A Missing Cow

The following article appeared in the Aberdeen Evening Express of 25 March 1959:-


What was described by Lord Keith as “the remarkable story” of a pedigree Aberdeen Angus cow named “Evolvira of Banks,”which disappeared after being purchased by an Oxfordshire cattle breeding station from an Aberdeenshire farm for 105 gns. in 1954, ended in the House of Lords today with a decision in favour of the purchasers who had claimed damages for breach of contract.

By a majority the House allowed an appeal by three partners in the pedigree breeding centre, Oddington Grange, Islip, near Oxford, Henry Rupert Hood Barrs, Margaret Chalmers Hood Barrs, both of Springfield, Marlow, and Mrs Stella Bickel, of Marburg, Germany, from a decision of the Court of Session in Scotland that they were not entitled to recover damages from A.R. and A.E.C. Abercomby, farmers of Piltochie, Ellom.

Lord Keith of Avonholm said “Evolvira,” registered in the herd books as B.J.B. T28, was one of nine cows which should have been delivered to Islip in September 1954.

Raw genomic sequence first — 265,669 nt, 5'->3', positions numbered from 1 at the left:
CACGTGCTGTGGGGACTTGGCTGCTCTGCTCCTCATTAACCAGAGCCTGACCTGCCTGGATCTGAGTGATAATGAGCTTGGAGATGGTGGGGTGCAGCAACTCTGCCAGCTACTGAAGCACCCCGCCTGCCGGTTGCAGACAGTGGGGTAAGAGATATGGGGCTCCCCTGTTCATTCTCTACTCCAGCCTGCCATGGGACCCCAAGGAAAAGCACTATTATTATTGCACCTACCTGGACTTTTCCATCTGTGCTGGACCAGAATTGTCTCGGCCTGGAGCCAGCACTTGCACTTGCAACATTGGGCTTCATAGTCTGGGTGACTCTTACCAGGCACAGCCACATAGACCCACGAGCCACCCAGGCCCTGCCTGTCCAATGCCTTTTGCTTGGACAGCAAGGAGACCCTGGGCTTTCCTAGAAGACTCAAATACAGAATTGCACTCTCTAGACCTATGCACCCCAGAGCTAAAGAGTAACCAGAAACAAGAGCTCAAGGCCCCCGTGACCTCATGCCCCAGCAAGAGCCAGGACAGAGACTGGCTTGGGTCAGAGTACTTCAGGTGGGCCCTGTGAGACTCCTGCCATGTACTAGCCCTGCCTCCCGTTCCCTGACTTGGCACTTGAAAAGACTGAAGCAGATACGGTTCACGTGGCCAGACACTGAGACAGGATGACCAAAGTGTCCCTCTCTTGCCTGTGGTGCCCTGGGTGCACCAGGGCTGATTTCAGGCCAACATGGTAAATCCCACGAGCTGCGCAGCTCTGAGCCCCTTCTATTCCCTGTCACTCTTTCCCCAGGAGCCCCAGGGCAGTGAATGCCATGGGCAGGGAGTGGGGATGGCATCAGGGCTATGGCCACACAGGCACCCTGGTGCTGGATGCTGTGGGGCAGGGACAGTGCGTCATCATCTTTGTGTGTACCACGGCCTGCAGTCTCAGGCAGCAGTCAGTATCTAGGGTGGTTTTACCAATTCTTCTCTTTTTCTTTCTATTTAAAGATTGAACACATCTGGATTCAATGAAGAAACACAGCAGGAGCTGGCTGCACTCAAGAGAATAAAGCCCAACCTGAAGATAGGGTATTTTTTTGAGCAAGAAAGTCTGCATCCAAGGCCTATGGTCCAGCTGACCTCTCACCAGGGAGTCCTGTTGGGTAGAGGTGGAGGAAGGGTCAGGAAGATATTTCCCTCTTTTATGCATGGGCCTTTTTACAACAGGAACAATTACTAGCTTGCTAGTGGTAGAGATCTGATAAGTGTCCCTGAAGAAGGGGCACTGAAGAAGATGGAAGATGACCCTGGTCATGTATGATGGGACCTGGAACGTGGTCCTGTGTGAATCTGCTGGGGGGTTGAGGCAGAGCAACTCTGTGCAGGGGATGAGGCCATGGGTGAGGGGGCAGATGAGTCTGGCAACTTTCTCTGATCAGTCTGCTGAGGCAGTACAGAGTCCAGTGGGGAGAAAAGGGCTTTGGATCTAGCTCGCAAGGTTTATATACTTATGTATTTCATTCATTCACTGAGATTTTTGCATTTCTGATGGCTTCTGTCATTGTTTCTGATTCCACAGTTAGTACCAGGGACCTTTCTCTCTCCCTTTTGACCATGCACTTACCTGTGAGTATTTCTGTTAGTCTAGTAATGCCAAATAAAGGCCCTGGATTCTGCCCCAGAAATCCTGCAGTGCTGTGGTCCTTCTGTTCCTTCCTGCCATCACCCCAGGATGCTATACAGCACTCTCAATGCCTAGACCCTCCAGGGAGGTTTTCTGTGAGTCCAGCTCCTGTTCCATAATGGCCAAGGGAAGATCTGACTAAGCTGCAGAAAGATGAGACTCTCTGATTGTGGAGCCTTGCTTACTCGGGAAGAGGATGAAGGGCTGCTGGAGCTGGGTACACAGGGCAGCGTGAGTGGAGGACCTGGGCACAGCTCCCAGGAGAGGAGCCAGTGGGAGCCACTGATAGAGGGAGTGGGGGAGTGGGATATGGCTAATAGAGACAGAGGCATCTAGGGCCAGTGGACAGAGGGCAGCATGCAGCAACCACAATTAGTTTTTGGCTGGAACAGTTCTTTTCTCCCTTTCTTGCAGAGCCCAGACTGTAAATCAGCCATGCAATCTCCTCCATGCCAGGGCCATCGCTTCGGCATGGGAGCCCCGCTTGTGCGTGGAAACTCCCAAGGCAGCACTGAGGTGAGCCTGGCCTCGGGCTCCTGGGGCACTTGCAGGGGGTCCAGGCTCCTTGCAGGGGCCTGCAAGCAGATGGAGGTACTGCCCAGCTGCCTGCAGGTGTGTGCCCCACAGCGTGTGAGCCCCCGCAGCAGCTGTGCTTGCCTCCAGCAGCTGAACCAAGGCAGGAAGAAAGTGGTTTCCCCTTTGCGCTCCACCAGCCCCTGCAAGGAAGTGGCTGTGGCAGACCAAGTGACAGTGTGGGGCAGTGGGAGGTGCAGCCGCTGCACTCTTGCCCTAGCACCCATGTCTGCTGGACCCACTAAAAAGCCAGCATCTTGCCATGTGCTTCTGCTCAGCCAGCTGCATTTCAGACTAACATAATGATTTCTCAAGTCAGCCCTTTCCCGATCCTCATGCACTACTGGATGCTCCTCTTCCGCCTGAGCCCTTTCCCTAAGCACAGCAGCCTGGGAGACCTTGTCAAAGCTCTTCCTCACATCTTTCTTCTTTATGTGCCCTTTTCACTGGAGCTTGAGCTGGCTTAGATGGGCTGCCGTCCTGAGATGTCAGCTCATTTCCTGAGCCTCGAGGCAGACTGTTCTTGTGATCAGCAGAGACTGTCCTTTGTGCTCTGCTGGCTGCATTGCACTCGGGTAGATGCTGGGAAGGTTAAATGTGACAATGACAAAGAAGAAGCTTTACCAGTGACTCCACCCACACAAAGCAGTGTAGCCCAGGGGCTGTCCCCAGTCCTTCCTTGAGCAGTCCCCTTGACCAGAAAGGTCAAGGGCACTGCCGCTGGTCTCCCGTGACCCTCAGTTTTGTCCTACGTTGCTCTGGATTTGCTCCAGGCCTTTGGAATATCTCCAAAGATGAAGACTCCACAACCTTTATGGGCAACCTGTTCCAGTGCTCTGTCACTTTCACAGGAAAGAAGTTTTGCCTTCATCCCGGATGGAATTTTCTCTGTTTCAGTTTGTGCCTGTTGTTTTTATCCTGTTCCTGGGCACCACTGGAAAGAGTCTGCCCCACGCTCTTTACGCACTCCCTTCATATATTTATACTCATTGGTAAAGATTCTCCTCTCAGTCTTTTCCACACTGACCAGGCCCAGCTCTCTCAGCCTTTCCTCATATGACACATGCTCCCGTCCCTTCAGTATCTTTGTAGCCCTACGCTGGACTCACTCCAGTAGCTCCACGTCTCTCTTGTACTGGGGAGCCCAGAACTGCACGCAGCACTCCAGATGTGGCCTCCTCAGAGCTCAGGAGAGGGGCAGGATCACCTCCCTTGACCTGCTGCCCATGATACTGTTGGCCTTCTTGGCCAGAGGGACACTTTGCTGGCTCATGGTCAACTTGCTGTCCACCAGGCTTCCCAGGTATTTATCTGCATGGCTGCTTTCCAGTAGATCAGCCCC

Four months later, according to the purchasers, it was found that the animal which had been assumed to be “Evolvira” bore the mark B.J.B. T34 which was the registered mark of another animal, “Romalisa of Banks.” This animal died suddenly the following March.

The purchasers’ case, which was denied by the sellers, was that they were sent “Romalisa” instead of “Evolvira.”

To the local people Mr Hood Barrs was somewhat of a mystery figure, probably because he did not live locally. Born on 9 September 1890, he was the Chairman and Managing Director of several engineering companies. His home, Springfield House, Marlow appears to have been quite grand, originally built for someone who made their fortune in the slave trade. In 1937  Mr Hood Barrs was selling the contents prior to demolishing the house when it was destroyed in a fire. It was then re-built. At the time of his death on 19 September 1972 he was living at Harpsden House, Henley-on-Thames. 

The Islip Pedigree Breeding Centre at that time was a show-piece for the cattle industry, in particular the Aberdeen Angus breed. The fittings in the out-buildings were of high specification, including marble. A large labour force of local men were employed, under the manager, Leslie Pickett. He lived with his family at The Grange.

Mr Hood-Barrs would attend site by prior notice and his visits would result in a major effort by the workforce to ensure that everywhere was pristine. This included repainting the white stones that were on either side of the drive. He would arrive in a large Ford van, covered in murals of Aberdeen Angus cattle.

Nigel Lambert